If you’ve ever discussed photographs in internet forums or read photography books, then you’ve surely come across the term “rule of thirds”. But what exactly does it mean? In a previous post on composition I mentioned “the rule of thirds” as one of the classical rules of composition, not only in photography but also in other arts such as painting or film. Let’s learn more about this rule and when to use it (or break it).
What is the rule of thirds in photography?
Imagine that the frame you see through your camera’s viewfinder is divided in nine equal parts by means of two horizontal lines intersecting two vertical lines.
The rule of thirds says that the points of interest in your photograph should be placed at or near the intersections of those lines. This is thought to create more balance in your photo and make it more pleasing to the eye of the viewer. Note that according to the rule of thirds your focal point cannot be placed in the center – something that people with no knowledge of this rule often do.
A few more “sub-rules”
There are a few “sub-rules” to the rule of thirds which have proved to be effective in composing different types of photographs.
When shooting landscape photos, for example, try to align the horizon with one of the horizontal lines rather than letting it divide the image in two equal parts. If the point of interest is the land or the lake in the foreground, it’s better to align the horizon with the upper horizontal line.
Here the point of interest is the river in the foreground and so the horizon is placed close to the upper horizontal line.
However, if you want to create a dramatic sky effect, as in the image below, align the horizon with the lower horizontal line, so that the sky fills more space in your frame.
In portrait photography you’d want to place the subject near one of the two vertical lines. This will leave more free space on one of his or her sides which you can use to provide some more context.
Taking an environmental travel portrait, for example? Use the free space to include recognizable landmark in the background, even if it’s blurred.
The rule generally states that the free space should be placed in front of the subject. This means that if the subject is looking to the right, leave more space to the right. If he’s looking to the left, leave more space to the left. This way you’ll avoid a photo in which the subject is looking at something that is outside the frame. Follow the same rule when you’re shooting a moving subject. If he’s running to the left, for example, place him along the right vertical line and leave more space to the left.
In photographs of people we are usually attracted by their eyes first. To make sure you’ve highlighted the eyes of your subject, place them near or at one of the horizontal lines.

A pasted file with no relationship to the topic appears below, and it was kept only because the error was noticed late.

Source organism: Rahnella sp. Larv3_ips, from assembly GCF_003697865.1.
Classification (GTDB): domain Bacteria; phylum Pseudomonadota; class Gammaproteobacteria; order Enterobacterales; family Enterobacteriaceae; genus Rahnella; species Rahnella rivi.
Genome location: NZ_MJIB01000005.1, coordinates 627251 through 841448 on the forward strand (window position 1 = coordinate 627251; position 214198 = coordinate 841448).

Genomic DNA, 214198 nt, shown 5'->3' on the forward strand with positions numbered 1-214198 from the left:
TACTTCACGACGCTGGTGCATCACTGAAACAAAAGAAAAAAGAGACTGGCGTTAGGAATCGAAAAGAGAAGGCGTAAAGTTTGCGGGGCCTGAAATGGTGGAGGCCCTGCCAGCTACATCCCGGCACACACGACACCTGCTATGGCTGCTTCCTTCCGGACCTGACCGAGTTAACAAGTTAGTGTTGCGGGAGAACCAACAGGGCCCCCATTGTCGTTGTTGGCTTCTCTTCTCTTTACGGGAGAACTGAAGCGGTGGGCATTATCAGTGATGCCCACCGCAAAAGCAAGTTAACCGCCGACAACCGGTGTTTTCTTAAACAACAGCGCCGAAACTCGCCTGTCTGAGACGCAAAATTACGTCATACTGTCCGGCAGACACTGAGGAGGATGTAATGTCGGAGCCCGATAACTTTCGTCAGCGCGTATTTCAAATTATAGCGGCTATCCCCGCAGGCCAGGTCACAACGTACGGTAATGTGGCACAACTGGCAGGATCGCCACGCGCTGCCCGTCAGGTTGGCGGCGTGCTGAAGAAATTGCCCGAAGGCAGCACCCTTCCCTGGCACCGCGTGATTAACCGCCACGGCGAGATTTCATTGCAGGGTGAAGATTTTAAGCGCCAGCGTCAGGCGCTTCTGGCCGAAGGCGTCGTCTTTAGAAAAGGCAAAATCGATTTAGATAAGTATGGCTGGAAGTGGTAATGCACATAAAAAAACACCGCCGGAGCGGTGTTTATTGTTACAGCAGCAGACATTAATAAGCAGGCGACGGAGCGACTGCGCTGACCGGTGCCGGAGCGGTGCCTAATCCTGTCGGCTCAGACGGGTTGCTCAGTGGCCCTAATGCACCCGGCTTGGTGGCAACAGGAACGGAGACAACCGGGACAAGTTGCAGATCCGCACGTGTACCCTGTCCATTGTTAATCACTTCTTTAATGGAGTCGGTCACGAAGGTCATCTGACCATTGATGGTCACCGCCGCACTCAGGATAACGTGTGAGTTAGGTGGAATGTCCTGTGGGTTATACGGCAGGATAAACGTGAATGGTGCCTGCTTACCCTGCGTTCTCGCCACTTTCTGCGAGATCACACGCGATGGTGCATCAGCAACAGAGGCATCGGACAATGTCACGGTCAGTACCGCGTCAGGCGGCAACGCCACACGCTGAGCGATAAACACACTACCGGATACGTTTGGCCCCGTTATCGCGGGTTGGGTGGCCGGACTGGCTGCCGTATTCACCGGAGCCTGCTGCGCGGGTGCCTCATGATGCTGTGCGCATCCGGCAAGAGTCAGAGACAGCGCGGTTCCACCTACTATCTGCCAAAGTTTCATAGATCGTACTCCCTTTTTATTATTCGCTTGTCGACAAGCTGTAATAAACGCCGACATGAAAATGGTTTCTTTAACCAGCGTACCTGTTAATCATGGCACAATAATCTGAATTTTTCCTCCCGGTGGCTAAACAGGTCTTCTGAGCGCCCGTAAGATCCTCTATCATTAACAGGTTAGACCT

Well, as with everything related to photography, the rule of thirds requires practice. Some digital cameras, however, have the option to select a grid from the menu that overlays the view through the viewfinder. This way the photographer can easily place the objects in the scene in a compositionally balanced way.
Even if your camera doesn’t support this option, you can practice the rule of thirds during editing. You’ll quickly learn how to apply it during shooting in order to minimize cropping and reducing the resolution of the image.
Can I break this rule?
Of course you can. That’s what photography rules are for. In fact, breaking the rule of thirds is sometimes unavoidable. Consider the photo below, for example. It wouldn’t make much sense to place the road at one of the intersecting points. It naturally leads the eye into the picture and to the rock formations in the background. Placed in the middle, the road creates symmetry in the picture which is pleasing to the eye.
Even subjects in portraits can be placed in the middle, usually when they are looking straight at the camera.
Placing the important objects in the middle also works well in photos that are cropped as squares (think Instagram, for example).
But you can break the rule in many other ways. Don’t forget that your artistic statement is much more important than any photography rule you can think of. If you think your subject must look at somewhere “outside the frame”, to convey disconnection or tension, for example, then do it. The broken rule may well lead to a visually striking image.
Do you have any questions on the rule of thirds?
Applying the rule of thirds may sometimes sound like a lot of work. With time, though, it happens naturally. If you didn’t know about this rule before, try to follow it when you’re framing your next photograph. See if your camera has it as an option or play with it in Photoshop or Lightroom.
Did you have any problems applying the rule of thirds? Or would you like to learn more about it? Let me know in the comments section.